Historic robust growth numbers will fall in negative territory this year
For the last few years, the Moroccan economy has recorded robust growth: real GDP growth has averaged 3.6% since 2011. As shown in graph 1, Morocco outperformed in the past years compared to the Middle East and North Africa region. However, the covid-19 crisis is projected to give a serious blow to the country. According to the World Bank, a real GDP contraction of 4% is in the cards this year. The main reason is the impact of the covid-19 pandemic. The sudden halt in global tourism in the past months and the likely lower tourist arrivals until a vaccine is found, is expected to seriously hurt the tourism sector, an economic growth motor for the country and large provider of jobs. Furthermore, Morocco has increasingly specialised in the production of manufacturing products (e.g. automotive) for the European market. The sector is expected to be hit hard by the covid-19 crisis due to supply chain disruptions and a fall in demand. Besides the covid-19 pandemic, the agriculture sector (the linchpin of the economy) is suffering from drought, which is especially affecting cereal harvests. Assuming that the covid-19 pandemic wanes, a recovery of 3.4% is forecasted in 2021: a higher rebound than most other countries in the region. Nevertheless, projections remain surrounded by large uncertainty as it is unclear how and when the covid-19 virus will disappear, swings in agriculture export can occur and potentially new unrest might flare up in the region.
Covid-19 pandemic expected to push twin deficit to historic high levels again
Morocco suffered from historical large twin deficits in 2012. Since then, the current account and fiscal deficits have eased but the covid-19 crisis is likely to bring this positive evolution into jeopardy. Indeed, graph 2 shows the evolution of the public finances in the past decade. Morocco’s public deficit clearly peaked in 2012 to a historic high level of 7.2% of GDP on the back of an increasingly high public wage bill, increased subsidy payments and higher interest payments. Since then, the public deficit has reduced, albeit at a slow pace, and it has been difficult to bring it under 4% of GDP. As a result, the public debt continued to rise slowly in the past years. The covid-19 crisis is likely to lead to lower tax receipts while higher public expenditure is in the cards as the government is trying to mitigate the social and economic impact of the current crisis. Hence, the public deficit is projected to reach a wide 7.1% of GDP this year and push up the public debt (estimated at 66% of GDP in the end of 2019).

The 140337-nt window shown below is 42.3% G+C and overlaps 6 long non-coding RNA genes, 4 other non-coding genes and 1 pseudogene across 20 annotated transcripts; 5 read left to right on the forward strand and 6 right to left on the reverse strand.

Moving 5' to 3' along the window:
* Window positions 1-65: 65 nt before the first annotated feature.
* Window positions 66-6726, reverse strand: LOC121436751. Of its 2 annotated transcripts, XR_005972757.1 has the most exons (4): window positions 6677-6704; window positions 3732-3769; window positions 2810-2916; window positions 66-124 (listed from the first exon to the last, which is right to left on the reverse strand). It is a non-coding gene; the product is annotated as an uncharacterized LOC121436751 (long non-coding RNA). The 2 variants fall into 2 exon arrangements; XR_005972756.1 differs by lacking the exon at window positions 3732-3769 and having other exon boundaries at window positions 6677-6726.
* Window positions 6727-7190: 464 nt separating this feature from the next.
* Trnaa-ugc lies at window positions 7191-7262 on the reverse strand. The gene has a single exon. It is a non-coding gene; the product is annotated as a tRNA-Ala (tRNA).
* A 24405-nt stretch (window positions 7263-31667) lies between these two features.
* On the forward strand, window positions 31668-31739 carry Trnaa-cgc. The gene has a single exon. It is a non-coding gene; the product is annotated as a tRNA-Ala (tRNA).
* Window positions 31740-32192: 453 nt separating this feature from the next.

In line with the evolution of the public finances, Morocco’s current account deficit peaked in 2012 to almost 9.5% of GDP (see graph 3). Since then it has reduced again, but has remained around 4% of GDP in recent years. This year, the current account deficit is expected to widen again close to historical high levels as a deficit of 8.5% of GDP is in the offing. The main reasons are a fall in manufactures exports (accounting for 40% of the current account receipts), the impact of the drought (agriculture products account for 12% of the current account receipts), lower tourism revenues and private transfers (each accounting for about 15% of the current account receipts) and despite the lower oil prices (Morocco is an oil importer). Depending on the possibility of new lockdowns and a slower speed of economic recovery (especially with its main trading partner: the EU), the projections might be further revised downwards.
External debt expected to swell further